Amelia Edwards (7 June, 1831 – 15 April, 1892) a novelist, journalist and Egyptologist from England. She was well known for her ghost story The Phantom Coach and A Thousand Miles Up the Nile, a travelogue.
Fun Facts about Amelia Edwards:
- The author was born in London, England as Amelia Ann Blanford Edwards. Her father was an officer in the British army, and then a banker.
- As a youth, Ms. Edwards already showed a promising writing career and would publish her first poem at age seven, and at age 12 she published her firs story.
- The young Ms. Edwards also showed great talent as an artist, she would illustrate her writings, though not all, and paint scenes from books she read.
- Not to be outdone, Ms. Edwards also composed and performed music, but a bout of Typhus made it difficult for her to sing and she lost interest.
- Ms. Edwards was very active of the suffrage movement and even served as the Vice-President of the Society for Promoting Women’s Suffrage.
- On average it took Ms. Edwards two years to write a book, which included meticulous research.
- In A Thousand Miles Up the Nile (1877), Ms. Edwards writes about her travels to Egypt, sailing up the Nile and spending weeks excavating the Temple of Ramses II. By the end of the trip Ms. Edwards caught the Egyptology bug.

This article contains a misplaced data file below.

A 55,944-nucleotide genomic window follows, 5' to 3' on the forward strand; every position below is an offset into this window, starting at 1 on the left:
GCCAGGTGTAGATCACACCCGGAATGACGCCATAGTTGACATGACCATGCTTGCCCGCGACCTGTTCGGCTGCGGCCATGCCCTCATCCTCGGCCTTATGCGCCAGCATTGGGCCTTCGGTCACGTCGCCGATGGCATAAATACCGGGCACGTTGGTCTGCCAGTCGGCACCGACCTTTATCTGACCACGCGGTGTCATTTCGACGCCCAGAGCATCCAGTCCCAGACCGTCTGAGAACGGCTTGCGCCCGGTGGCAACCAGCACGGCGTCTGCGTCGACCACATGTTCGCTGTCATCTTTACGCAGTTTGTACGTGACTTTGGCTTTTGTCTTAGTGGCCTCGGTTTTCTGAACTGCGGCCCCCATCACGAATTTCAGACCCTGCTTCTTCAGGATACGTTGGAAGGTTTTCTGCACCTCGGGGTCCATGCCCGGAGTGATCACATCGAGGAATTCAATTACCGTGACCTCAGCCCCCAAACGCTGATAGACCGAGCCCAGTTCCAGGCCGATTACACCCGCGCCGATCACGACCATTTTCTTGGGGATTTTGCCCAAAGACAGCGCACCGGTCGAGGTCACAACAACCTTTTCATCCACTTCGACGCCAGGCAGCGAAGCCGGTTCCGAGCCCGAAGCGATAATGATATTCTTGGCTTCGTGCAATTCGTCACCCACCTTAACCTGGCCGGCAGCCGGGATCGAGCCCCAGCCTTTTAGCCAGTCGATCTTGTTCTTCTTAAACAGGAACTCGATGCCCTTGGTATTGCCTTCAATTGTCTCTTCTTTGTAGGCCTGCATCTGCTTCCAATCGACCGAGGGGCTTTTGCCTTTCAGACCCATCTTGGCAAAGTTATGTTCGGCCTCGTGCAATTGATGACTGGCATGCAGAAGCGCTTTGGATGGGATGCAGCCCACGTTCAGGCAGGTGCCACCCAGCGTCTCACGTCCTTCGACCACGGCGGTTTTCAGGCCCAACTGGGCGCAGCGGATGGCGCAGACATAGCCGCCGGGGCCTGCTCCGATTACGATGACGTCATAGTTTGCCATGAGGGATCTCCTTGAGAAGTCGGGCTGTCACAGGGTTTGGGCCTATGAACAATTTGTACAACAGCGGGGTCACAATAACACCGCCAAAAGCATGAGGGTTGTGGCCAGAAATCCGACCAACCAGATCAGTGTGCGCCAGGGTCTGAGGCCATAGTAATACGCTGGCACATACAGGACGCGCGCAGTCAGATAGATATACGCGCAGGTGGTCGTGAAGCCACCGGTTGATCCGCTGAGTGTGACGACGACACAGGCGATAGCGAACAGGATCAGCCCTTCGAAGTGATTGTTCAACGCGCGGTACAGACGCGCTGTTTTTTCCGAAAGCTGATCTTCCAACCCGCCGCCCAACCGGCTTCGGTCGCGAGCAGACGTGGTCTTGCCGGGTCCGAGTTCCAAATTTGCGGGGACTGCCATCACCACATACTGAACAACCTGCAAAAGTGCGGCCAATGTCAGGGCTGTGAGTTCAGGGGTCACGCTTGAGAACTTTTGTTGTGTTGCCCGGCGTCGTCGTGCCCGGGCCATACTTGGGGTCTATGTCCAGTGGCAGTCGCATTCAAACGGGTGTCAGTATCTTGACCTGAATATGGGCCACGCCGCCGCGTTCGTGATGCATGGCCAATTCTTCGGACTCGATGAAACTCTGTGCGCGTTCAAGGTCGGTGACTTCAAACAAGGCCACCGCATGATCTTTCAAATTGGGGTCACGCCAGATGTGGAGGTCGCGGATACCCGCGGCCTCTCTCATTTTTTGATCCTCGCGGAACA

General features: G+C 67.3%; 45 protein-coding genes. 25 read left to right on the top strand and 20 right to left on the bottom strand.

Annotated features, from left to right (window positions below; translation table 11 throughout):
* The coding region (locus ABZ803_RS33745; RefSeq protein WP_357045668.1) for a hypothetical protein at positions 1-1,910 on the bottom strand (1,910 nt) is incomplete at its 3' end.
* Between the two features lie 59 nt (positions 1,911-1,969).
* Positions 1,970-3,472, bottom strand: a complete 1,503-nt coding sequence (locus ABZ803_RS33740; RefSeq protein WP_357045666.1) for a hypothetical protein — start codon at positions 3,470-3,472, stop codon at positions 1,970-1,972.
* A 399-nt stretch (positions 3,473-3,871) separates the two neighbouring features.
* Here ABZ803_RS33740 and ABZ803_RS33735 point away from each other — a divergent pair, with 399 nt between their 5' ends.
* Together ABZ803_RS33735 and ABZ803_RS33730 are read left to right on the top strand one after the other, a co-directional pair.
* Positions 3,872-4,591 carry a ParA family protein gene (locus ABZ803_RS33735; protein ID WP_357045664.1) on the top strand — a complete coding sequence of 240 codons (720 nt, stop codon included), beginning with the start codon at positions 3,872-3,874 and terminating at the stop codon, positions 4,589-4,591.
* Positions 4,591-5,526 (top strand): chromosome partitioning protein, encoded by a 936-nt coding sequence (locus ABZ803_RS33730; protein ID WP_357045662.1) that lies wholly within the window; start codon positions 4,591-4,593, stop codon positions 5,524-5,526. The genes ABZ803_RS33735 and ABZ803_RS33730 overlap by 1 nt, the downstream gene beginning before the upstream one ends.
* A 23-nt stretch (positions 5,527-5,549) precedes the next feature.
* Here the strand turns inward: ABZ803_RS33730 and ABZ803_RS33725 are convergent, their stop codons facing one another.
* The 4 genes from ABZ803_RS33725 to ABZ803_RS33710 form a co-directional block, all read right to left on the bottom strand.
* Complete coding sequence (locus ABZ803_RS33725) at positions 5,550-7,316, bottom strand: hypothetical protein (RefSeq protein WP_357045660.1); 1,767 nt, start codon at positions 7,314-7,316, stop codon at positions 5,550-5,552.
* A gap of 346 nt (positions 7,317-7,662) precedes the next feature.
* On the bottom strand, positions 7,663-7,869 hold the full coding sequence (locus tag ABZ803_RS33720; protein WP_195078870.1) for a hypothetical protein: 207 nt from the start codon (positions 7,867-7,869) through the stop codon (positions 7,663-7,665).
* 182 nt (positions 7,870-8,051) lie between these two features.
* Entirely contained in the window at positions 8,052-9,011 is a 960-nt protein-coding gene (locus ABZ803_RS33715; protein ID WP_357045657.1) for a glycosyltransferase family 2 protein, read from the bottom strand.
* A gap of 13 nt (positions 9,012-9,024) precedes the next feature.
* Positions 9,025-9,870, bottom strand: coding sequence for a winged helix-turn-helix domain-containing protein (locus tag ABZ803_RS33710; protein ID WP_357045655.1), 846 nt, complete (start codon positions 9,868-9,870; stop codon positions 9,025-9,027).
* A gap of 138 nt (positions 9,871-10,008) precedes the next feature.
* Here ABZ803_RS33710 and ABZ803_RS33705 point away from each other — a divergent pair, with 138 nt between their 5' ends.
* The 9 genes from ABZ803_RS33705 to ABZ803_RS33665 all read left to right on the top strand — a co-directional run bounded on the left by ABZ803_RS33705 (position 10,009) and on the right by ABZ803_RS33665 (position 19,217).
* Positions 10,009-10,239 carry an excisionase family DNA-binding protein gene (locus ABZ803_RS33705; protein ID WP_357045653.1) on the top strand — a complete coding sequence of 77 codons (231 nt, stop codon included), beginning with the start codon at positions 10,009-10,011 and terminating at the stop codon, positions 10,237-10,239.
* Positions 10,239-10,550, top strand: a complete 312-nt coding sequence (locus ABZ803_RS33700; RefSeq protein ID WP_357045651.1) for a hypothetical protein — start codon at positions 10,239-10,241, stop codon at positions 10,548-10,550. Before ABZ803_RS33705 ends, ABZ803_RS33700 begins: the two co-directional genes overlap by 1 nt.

- Upon returning to England Ms. Edwards started promoting Egyptian archaeology. As an expert in writing and journalism, she drummed up interest in Egypt to raise funds for what was to become the Egypt Exploration Fund.
- The author received no less than three honorary degrees from the College of the Sisters of Bethany and Smith College, both in Massachusetts, as well as Columbia College in New York.
- Ms. Edwards bequeathed her collection of antiques from Egypt, as well as her extensive library, to the University College London.
Zohar – Man of la Book
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